Nobel Prize Rewards Crucial Blue LED Invention

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Nobel Prize Rewards Crucial Blue LED Invention
A trio of Japanese scientists have been awarded the Nobel Prize in Physics for their work on the blue LED, which could revolutionize lighting.
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This year's Nobel Prize in Physics has been awarded to three scientists for an invention that has started to re-shape how we light our lives — the blue LED 

The prize was awarded to a trio of Japanese scientists who in the 1990s developed the blue LED, which, when combined with red and green LEDs led to white LED light. (Video via Nobel Foundation)

That enabled the use of LED lighting to light homes, which could greatly reduce energy consumption, as LED lights last much longer and are much more efficient than traditional lightbulbs. (Video via American Lighting Association

The initial invention of the high-brightness blue LED is credited to Professor Shuji Nakamura, who developed it at Nichia Corporation in Japan, one of the world's largest manufacturers of LED lights. (Video via Lux Magazine)

That invention was preceded by fellow laureates Isamu Akasaki and Hiroshi Amano's invention of the original — non-high-brightness — blue LED at Nagoya University.

Nakamura's compensation for his invention led to a legal conflict with Nichia Corporation, which was ultimately forced to pay him some $8.1 million in compensation back in 2005.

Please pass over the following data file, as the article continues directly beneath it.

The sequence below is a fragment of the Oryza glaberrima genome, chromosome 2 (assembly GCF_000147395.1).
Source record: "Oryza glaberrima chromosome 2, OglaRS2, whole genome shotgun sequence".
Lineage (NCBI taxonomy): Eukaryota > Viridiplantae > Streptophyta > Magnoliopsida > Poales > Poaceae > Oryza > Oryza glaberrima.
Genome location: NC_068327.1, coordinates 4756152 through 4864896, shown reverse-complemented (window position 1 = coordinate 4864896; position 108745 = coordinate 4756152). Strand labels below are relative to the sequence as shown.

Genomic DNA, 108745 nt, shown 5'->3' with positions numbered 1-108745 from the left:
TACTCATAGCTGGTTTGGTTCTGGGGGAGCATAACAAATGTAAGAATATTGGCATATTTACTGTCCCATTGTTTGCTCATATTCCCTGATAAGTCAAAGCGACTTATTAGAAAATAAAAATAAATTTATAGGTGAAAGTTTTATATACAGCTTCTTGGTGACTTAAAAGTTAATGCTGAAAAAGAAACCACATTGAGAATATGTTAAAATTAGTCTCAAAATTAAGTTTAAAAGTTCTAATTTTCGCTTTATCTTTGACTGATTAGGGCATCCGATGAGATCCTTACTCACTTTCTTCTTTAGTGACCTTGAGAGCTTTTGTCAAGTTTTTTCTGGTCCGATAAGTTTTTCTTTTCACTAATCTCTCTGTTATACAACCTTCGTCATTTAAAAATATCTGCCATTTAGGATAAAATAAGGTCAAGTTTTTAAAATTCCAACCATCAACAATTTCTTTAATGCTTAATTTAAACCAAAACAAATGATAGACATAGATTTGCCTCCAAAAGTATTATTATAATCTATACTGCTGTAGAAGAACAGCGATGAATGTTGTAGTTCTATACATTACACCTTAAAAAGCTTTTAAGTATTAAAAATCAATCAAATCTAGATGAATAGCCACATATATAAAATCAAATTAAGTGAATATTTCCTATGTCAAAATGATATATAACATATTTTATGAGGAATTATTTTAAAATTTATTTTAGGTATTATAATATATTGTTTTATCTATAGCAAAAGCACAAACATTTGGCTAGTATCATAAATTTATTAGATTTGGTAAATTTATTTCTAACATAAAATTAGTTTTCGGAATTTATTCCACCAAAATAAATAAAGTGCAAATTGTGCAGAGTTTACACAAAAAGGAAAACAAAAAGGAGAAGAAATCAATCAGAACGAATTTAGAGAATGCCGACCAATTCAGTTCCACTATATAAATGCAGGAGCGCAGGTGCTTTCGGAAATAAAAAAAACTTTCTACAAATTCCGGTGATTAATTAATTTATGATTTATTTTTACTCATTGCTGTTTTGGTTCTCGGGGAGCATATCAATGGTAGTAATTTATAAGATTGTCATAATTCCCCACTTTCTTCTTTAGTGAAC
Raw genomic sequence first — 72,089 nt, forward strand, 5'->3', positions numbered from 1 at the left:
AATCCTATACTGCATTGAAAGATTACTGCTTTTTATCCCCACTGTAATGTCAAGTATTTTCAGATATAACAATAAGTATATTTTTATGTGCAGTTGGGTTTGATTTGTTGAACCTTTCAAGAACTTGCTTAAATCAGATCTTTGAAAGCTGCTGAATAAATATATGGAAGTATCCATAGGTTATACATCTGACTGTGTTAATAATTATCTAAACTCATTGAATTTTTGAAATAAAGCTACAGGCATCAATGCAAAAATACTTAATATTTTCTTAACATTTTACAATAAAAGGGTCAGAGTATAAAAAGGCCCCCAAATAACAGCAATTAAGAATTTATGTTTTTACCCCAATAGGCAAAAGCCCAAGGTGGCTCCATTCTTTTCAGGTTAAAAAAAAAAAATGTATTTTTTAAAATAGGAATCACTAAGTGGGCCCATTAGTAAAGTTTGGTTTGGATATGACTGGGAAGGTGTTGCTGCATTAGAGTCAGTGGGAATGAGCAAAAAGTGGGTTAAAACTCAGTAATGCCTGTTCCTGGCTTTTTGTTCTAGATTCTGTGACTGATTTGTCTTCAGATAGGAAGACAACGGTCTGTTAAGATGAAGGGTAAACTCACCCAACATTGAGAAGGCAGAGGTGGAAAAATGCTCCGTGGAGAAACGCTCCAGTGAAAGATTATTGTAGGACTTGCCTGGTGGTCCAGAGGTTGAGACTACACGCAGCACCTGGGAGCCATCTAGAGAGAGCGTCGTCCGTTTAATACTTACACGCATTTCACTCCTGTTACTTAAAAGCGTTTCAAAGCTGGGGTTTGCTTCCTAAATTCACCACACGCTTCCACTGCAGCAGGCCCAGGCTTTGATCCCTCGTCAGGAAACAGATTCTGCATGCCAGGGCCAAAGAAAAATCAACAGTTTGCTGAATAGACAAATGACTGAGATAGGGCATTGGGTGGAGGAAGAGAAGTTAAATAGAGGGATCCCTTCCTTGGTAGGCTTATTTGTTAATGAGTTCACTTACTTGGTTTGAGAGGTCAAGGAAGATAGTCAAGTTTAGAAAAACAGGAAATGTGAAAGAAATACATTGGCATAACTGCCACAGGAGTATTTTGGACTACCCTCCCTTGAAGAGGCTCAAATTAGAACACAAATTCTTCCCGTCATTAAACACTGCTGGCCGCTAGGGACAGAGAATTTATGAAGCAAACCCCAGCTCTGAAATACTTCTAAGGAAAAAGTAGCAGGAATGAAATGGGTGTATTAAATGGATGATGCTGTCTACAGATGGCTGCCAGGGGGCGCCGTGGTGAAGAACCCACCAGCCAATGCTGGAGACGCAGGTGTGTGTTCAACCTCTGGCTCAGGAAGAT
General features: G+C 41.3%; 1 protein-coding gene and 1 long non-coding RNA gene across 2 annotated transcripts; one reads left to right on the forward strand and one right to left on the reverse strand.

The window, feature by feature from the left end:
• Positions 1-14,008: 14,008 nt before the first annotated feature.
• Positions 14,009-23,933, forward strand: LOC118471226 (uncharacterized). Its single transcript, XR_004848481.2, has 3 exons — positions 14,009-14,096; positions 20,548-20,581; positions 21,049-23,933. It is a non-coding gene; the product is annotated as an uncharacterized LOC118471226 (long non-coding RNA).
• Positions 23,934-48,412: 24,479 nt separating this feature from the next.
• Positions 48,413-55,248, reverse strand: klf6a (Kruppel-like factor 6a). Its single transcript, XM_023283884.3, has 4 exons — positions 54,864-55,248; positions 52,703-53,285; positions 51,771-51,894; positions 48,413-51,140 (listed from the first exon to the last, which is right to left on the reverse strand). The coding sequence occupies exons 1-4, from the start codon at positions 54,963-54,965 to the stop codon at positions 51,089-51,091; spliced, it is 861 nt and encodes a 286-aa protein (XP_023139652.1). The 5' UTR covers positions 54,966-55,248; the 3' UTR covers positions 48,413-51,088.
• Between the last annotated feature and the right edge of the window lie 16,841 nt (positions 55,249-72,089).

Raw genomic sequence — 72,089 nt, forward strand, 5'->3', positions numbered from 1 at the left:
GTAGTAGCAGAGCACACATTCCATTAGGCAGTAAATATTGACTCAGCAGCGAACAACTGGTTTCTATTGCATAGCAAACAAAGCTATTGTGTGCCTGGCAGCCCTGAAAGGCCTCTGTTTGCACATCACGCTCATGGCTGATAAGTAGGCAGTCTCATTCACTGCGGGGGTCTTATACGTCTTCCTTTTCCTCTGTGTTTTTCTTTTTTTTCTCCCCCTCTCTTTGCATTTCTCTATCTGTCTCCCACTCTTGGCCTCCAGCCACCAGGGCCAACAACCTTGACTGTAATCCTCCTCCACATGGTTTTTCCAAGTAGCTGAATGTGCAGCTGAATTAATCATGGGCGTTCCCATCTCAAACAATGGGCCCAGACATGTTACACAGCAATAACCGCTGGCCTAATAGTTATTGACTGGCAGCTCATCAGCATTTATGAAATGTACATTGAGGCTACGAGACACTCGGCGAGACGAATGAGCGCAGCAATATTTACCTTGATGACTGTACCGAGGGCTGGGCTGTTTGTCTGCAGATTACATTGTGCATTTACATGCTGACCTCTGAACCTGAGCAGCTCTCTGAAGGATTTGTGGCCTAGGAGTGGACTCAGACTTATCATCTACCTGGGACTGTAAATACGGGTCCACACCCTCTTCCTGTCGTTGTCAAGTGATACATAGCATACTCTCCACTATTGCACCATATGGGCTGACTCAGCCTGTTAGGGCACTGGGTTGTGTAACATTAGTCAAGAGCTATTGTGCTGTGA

Nakamura eventually left Japan and gained American citizenship, which led a number of American outlets to describe the prize's announcement Tuesday like this.

WKBW: "The Nobel Prize in physics has been awarded this morning, it's gone to two Japanese and one American scientist." 

WRC-TV: "An American scientist is among the recipients of this year's Nobel Prize in physics."

While we're not disputing the fact that Nakamura is an American citizen, outlets seemed pretty eager to claim him as such, neglecting the fact that Nakamura has spent almost all his life in Japan where he created his award-winning invention.  (Video via 愛媛新聞社 Online)

Anyway, if you need proof of the wide reach of Nakamura's invention, and you have a smart phone, the light it uses as flash for your pictures or as a flashlight comes from that combination of red, blue and green light. Nakamura, Amano and Akasaki will share the $1.1 million prize.